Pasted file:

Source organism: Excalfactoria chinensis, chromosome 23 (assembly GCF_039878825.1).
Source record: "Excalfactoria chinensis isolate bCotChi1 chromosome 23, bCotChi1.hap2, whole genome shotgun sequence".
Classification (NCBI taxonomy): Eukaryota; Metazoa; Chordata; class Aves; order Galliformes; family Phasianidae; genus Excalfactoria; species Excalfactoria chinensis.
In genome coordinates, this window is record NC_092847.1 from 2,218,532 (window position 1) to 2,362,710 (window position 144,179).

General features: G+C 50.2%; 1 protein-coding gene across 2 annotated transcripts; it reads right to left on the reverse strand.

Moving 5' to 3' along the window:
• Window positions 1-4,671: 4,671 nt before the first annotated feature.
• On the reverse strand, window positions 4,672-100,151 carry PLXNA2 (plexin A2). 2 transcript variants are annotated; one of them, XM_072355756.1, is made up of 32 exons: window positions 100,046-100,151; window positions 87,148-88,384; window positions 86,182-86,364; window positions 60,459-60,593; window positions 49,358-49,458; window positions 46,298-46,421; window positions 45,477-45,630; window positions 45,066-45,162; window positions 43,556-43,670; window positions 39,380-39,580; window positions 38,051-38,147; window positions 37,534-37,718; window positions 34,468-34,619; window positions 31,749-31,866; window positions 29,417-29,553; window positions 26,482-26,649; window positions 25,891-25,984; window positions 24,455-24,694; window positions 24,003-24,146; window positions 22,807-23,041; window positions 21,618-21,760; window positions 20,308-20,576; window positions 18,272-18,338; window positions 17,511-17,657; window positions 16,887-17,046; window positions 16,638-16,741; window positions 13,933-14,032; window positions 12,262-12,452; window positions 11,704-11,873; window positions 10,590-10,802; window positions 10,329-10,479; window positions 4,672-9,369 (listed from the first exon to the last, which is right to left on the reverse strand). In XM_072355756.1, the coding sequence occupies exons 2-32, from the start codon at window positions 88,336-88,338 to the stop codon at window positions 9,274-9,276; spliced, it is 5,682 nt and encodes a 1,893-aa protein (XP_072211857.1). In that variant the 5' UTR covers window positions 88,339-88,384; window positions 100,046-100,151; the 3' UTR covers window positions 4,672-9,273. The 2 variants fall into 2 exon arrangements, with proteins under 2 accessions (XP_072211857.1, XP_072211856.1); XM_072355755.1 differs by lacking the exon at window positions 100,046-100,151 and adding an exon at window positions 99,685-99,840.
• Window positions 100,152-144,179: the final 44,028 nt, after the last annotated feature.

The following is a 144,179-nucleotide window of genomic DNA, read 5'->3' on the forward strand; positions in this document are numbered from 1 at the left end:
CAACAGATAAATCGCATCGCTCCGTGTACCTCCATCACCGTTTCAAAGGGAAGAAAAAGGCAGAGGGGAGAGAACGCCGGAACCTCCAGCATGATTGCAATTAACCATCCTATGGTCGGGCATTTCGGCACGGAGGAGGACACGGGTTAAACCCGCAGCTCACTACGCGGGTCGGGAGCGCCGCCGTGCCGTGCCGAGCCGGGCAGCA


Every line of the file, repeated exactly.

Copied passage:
Source organism: Excalfactoria chinensis, chromosome 23 (assembly GCF_039878825.1).
Source record: "Excalfactoria chinensis isolate bCotChi1 chromosome 23, bCotChi1.hap2, whole genome shotgun sequence".
Classification (NCBI taxonomy): Eukaryota; Metazoa; Chordata; class Aves; order Galliformes; family Phasianidae; genus Excalfactoria; species Excalfactoria chinensis.
In genome coordinates, this window is record NC_092847.1 from 2,218,532 (window position 1) to 2,362,710 (window position 144,179).

General features: G+C 50.2%; 1 protein-coding gene across 2 annotated transcripts; it reads right to left on the reverse strand.

Moving 5' to 3' along the window:
• Window positions 1-4,671: 4,671 nt before the first annotated feature.
• On the reverse strand, window positions 4,672-100,151 carry PLXNA2 (plexin A2). 2 transcript variants are annotated; one of them, XM_072355756.1, is made up of 32 exons: window positions 100,046-100,151; window positions 87,148-88,384; window positions 86,182-86,364; window positions 60,459-60,593; window positions 49,358-49,458; window positions 46,298-46,421; window positions 45,477-45,630; window positions 45,066-45,162; window positions 43,556-43,670; window positions 39,380-39,580; window positions 38,051-38,147; window positions 37,534-37,718; window positions 34,468-34,619; window positions 31,749-31,866; window positions 29,417-29,553; window positions 26,482-26,649; window positions 25,891-25,984; window positions 24,455-24,694; window positions 24,003-24,146; window positions 22,807-23,041; window positions 21,618-21,760; window positions 20,308-20,576; window positions 18,272-18,338; window positions 17,511-17,657; window positions 16,887-17,046; window positions 16,638-16,741; window positions 13,933-14,032; window positions 12,262-12,452; window positions 11,704-11,873; window positions 10,590-10,802; window positions 10,329-10,479; window positions 4,672-9,369 (listed from the first exon to the last, which is right to left on the reverse strand). In XM_072355756.1, the coding sequence occupies exons 2-32, from the start codon at window positions 88,336-88,338 to the stop codon at window positions 9,274-9,276; spliced, it is 5,682 nt and encodes a 1,893-aa protein (XP_072211857.1). In that variant the 5' UTR covers window positions 88,339-88,384; window positions 100,046-100,151; the 3' UTR covers window positions 4,672-9,273. The 2 variants fall into 2 exon arrangements, with proteins under 2 accessions (XP_072211857.1, XP_072211856.1); XM_072355755.1 differs by lacking the exon at window positions 100,046-100,151 and adding an exon at window positions 99,685-99,840.
• Window positions 100,152-144,179: the final 44,028 nt, after the last annotated feature.

The following is a 144,179-nucleotide window of genomic DNA, read 5'->3' on the forward strand; positions in this document are numbered from 1 at the left end:
CAACAGATAAATCGCATCGCTCCGTGTACCTCCATCACCGTTTCAAAGGGAAGAAAAAGGCAGAGGGGAGAGAACGCCGGAACCTCCAGCATGATTGCAATTAACCATCCTATGGTCGGGCATTTCGGCACGGAGGAGGACACGGGTTAAACCCGCAGCTCACTACGCGGGTCGGGAGCGCCGCCGTGCCGTGCCGAGCCGGGCAGCA